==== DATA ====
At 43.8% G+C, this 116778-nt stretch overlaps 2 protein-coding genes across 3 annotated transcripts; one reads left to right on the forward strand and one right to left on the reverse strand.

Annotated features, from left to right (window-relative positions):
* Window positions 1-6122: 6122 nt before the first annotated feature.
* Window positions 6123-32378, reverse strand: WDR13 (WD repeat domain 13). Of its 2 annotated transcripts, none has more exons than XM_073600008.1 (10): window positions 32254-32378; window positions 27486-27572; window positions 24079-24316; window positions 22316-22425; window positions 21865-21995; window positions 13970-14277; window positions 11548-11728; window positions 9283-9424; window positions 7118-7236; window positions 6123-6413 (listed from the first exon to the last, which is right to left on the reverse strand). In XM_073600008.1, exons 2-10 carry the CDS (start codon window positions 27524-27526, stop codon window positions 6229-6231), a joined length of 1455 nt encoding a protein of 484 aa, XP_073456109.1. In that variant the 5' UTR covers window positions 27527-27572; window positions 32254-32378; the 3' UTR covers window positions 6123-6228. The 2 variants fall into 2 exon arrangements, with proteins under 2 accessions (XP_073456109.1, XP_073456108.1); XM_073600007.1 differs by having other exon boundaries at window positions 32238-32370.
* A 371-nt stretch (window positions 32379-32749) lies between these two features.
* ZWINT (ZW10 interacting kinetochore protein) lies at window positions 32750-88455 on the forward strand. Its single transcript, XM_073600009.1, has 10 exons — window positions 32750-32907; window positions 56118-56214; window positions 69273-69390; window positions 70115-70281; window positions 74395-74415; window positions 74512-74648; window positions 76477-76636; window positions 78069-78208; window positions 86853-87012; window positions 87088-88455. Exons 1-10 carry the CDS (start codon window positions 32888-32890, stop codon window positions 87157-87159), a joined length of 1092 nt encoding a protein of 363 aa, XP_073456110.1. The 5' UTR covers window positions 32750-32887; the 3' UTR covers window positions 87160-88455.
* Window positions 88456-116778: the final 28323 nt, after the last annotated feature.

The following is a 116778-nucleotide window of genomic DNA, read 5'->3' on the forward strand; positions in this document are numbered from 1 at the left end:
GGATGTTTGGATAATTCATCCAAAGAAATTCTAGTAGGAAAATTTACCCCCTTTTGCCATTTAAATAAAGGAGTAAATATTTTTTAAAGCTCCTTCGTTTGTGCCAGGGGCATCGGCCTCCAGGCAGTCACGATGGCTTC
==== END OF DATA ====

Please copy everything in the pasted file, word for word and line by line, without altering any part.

At 43.8% G+C, this 116778-nt stretch overlaps 2 protein-coding genes across 3 annotated transcripts; one reads left to right on the forward strand and one right to left on the reverse strand.

Annotated features, from left to right (window-relative positions):
* Window positions 1-6122: 6122 nt before the first annotated feature.
* Window positions 6123-32378, reverse strand: WDR13 (WD repeat domain 13). Of its 2 annotated transcripts, none has more exons than XM_073600008.1 (10): window positions 32254-32378; window positions 27486-27572; window positions 24079-24316; window positions 22316-22425; window positions 21865-21995; window positions 13970-14277; window positions 11548-11728; window positions 9283-9424; window positions 7118-7236; window positions 6123-6413 (listed from the first exon to the last, which is right to left on the reverse strand). In XM_073600008.1, exons 2-10 carry the CDS (start codon window positions 27524-27526, stop codon window positions 6229-6231), a joined length of 1455 nt encoding a protein of 484 aa, XP_073456109.1. In that variant the 5' UTR covers window positions 27527-27572; window positions 32254-32378; the 3' UTR covers window positions 6123-6228. The 2 variants fall into 2 exon arrangements, with proteins under 2 accessions (XP_073456109.1, XP_073456108.1); XM_073600007.1 differs by having other exon boundaries at window positions 32238-32370.
* A 371-nt stretch (window positions 32379-32749) lies between these two features.
* ZWINT (ZW10 interacting kinetochore protein) lies at window positions 32750-88455 on the forward strand. Its single transcript, XM_073600009.1, has 10 exons — window positions 32750-32907; window positions 56118-56214; window positions 69273-69390; window positions 70115-70281; window positions 74395-74415; window positions 74512-74648; window positions 76477-76636; window positions 78069-78208; window positions 86853-87012; window positions 87088-88455. Exons 1-10 carry the CDS (start codon window positions 32888-32890, stop codon window positions 87157-87159), a joined length of 1092 nt encoding a protein of 363 aa, XP_073456110.1. The 5' UTR covers window positions 32750-32887; the 3' UTR covers window positions 87160-88455.
* Window positions 88456-116778: the final 28323 nt, after the last annotated feature.

The following is a 116778-nucleotide window of genomic DNA, read 5'->3' on the forward strand; positions in this document are numbered from 1 at the left end:
GGATGTTTGGATAATTCATCCAAAGAAATTCTAGTAGGAAAATTTACCCCCTTTTGCCATTTAAATAAAGGAGTAAATATTTTTTAAAGCTCCTTCGTTTGTGCCAGGGGCATCGGCCTCCAGGCAGTCACGATGGCTTC